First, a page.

1/ Michael Cohen testified that Trump directed him to personally make the $130,000 hush payment to Stormy Daniels because her story would be “catastrophic” for his campaign. During testimony in Trump’s election interference trial involving falsified business records, Cohen described his role at the Trump Organization as essentially “whatever” Trump “wanted.” Cohen testified that Trump instructed him to “just do it” – referring to the $130,000 payment to Stormy Daniels – when he learned that Daniels was looking to sell her story about their alleged affair in 2006. “I thought you took care of this,” Trump told Cohen. “I thought this was under control. This is a disaster, a total disaster. Women will hate me […] this is going to be a disaster for the campaign.” Trump later instructed Cohen to “just take care of it,” but to drag out negotiations as long as possible to “just get past the election. I win, it has no relevance because I’m president, and if I lose, I don’t really care.” (New York Times / NBC News / CNN / Washington Post / Politico / Bloomberg / Associated Press)

  • An aide to Trump’s 2016 campaign alleges that the campaign intentionally obscured settlement payments to women who made discrimination or harassment claims in violation of federal law. “A.J. Delgado’s filing presented evidence of top Trump attorney Marc Kasowitz openly admitting that the campaign wanted to use a law firm to cover up a potential settlement payout in 2017. The arrangement, as Delgado described it, appears specifically designed to evade the consequences of federal disclosure laws that require campaigns to publicly report the identities of payment recipients.” (Daily Beast / Citizens for Responsibility and Ethics in Washington)

  • Trump may face a $100 million IRS bill after an audit suggests he double-dipped on tax losses tied to a Chicago skyscraper. The first write-off came on Trump’s tax return for 2008, when he claimed that the investment met the tax code definition of “worthless,” because his debt on the project meant he would never see a profit. Trump claimed as much as $651 million in losses on the project. In 2010, Trump then he shifted the company that owned the tower into a new partnership and used the shift as justification to declare $168 million in additional losses over the next decade. (New York Times / ProPublica)

2/ A State Department report said it was “reasonable to assess” that Israel had used American-provided weapons in Gaza that are “inconsistent” with international law. The report, however, stopped short of officially saying Israel violated the law, saying there was insufficient information to draw firm conclusions in any specific instances. The report concluded that Israel’s assurances that it’s not violating U.S. or international law were “credible and reliable.” The finding allows the continued supply of U.S. weapons to Israel. (Washington Post / NPR / Associated Press / CNN / NBC News / Politico)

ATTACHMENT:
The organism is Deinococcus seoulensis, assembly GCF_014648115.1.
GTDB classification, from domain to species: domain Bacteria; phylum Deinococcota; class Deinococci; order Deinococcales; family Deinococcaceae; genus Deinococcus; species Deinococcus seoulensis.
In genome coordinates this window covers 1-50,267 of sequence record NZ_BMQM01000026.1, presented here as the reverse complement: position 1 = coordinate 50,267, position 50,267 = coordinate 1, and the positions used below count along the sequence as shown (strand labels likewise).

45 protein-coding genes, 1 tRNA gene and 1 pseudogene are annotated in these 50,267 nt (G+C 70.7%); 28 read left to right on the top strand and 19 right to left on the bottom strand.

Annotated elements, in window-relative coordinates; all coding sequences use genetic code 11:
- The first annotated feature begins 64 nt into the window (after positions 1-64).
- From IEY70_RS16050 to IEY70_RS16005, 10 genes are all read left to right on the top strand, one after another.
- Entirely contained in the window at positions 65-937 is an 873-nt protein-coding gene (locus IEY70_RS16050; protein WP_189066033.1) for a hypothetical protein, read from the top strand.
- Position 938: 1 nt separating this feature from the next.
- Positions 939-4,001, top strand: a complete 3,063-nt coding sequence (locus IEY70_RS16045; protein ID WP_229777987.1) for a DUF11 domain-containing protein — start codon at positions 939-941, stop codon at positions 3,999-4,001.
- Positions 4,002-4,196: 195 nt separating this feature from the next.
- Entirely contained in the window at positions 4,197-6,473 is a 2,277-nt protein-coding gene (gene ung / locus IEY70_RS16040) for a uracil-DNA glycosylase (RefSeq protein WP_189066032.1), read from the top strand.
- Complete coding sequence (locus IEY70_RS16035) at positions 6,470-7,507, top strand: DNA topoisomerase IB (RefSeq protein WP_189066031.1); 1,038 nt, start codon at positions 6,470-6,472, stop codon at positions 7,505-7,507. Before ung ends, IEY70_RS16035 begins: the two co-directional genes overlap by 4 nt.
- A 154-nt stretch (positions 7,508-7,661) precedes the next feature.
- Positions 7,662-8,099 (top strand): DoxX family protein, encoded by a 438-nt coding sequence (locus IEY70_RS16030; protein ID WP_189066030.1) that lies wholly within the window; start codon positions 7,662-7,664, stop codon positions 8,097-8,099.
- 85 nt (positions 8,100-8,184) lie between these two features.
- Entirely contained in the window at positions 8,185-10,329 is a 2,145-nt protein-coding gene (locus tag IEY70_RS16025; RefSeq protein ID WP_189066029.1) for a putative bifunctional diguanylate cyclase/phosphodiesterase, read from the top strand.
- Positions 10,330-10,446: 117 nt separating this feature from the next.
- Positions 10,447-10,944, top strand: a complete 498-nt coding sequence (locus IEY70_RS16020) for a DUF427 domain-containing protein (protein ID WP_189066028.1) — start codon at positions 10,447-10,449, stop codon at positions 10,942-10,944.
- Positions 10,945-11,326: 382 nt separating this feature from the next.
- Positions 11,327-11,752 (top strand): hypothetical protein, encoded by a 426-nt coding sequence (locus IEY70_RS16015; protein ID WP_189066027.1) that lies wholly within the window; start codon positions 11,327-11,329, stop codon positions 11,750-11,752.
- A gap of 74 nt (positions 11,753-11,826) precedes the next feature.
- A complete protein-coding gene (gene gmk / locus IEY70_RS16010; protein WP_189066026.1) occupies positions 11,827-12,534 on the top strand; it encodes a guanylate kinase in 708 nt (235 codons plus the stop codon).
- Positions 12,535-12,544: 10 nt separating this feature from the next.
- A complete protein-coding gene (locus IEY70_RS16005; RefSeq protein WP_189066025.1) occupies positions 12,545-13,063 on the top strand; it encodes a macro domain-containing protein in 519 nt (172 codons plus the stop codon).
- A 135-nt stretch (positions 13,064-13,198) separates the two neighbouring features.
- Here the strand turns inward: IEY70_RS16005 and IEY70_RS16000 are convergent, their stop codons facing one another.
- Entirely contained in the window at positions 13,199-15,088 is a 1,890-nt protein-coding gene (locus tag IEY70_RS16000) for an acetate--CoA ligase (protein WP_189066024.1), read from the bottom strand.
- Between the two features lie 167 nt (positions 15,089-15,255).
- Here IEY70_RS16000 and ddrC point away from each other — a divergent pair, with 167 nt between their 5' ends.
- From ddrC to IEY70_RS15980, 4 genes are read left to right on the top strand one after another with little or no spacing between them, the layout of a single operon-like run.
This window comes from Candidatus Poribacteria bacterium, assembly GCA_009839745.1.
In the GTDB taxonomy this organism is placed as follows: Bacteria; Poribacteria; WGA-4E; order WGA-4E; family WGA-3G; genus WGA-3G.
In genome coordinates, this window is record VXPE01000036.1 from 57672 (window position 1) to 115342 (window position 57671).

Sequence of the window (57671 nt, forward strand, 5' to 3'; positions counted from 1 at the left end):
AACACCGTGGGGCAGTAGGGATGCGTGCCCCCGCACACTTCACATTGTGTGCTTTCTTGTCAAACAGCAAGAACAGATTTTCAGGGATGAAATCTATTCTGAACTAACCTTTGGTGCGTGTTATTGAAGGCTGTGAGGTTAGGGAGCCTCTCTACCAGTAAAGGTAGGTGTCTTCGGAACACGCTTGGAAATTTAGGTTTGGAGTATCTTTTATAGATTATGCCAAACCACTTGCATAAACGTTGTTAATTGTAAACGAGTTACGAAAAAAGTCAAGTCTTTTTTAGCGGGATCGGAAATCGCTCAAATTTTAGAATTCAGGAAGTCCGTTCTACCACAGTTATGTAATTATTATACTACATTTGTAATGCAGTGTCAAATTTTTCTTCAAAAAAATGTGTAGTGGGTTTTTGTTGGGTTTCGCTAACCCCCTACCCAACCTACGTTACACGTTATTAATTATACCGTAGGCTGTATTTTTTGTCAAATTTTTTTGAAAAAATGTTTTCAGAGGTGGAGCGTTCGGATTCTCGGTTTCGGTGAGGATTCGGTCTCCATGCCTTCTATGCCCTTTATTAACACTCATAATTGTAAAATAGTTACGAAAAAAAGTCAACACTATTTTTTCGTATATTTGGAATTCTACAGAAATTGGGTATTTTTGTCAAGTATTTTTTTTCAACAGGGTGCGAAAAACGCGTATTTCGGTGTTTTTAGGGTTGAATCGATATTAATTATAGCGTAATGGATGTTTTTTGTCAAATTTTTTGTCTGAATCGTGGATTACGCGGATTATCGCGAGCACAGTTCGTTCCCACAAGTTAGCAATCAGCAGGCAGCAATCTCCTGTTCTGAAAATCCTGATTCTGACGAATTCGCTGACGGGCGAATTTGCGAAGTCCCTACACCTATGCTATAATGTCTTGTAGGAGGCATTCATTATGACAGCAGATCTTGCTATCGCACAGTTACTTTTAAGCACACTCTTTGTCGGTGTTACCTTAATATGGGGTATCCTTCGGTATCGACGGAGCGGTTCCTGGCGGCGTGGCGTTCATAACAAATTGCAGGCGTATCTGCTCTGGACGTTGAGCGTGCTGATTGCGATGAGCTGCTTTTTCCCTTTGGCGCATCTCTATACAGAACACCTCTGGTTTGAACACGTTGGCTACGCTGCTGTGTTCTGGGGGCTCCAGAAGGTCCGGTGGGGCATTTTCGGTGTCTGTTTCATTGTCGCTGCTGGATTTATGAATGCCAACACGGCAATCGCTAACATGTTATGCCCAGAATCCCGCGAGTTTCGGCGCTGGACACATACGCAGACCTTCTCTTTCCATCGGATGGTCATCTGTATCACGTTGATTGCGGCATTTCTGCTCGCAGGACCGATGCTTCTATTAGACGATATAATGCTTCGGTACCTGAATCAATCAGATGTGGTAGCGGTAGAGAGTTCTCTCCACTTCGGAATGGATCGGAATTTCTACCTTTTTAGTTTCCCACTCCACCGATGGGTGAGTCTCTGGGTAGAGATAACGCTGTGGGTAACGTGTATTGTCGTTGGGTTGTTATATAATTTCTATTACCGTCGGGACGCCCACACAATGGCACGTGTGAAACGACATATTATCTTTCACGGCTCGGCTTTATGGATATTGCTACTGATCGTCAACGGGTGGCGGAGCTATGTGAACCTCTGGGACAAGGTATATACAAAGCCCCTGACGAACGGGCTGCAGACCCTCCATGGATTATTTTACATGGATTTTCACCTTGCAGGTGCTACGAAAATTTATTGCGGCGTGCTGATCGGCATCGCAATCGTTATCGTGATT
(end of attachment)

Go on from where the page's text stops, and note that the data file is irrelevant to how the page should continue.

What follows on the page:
3/ A federal appeals court upheld Steve Bannon’s criminal contempt of Congress conviction for his refusal to testify and provide documents to the House Jan. 6 committee. A three-judge panel of the D.C. Circuit Court of Appeals ruled that Bannon’s arguments had no merit, clearing the way for Bannon to serve his four-month prison sentence. Bannon had argued that because he acted on the advice of lawyers to not comply with the committee’s subpoena, he did not “willfully” ignore the subpoena. The judges, however, ruled: “This exact ‘advice of counsel’ defense is no defense at all.” (CNBC / Politico / CNN / New York Times)

4/ Biden called Trump “clearly unhinged” after Trump praised the fictional serial killer Hannibal Lecter as a “wonderful man.” Trump, who faces 91 felony counts across four criminal indictments, went off script and riffed about the final scene in “The Silence of the Lambs” (in which Lecter is about to murder someone) to baselessly compare migrants to the fictional psychopath. “Congratulations, the late great Hannibal Lecter,” Trump added. Biden, meanwhile, said “it’s clear that […] “something snapped” in Trump after he lost the 2020 election. “Just listen to what he’s telling people.” (CNN / The Guardian / Axios / New York Times)

✏️ Notables.

  1. Trump asked oil executives for $1 billion in donations to dismantle and rollback Biden’s environmental policies if he’s reelected. “Despite the oil industry’s complaints about Biden’s policies, the United States is now producing more oil than any country ever has, pumping nearly 13 million barrels per day on average last year. ExxonMobil and Chevron, the largest U.S. energy companies, reported their biggest annual profits in a decade last year.” (Washington Post)

  2. Louisiana moved to criminalize possessing the drugs used to induce an abortion without a prescription. If approved, Louisiana would become the first state to categorize mifepristone and misoprostol as “controlled dangerous substances,” a class of drugs that includes medications that can be abused such as narcotics, steroids, and depressants. (Axios / Washington Post)

  3. A Virginia school board reinstated the original Confederate names of two public schools, four years after the names were removed amid nationwide racial justice protests following the murder of George Floyd. The board called the 2020 decision was a “knee-jerk reaction” that showed a lack of “loyalty” to the community, which is more than 90% White and voted overwhelmingly for Trump. (CNN / CBS News / NBC News / NPR / Axios)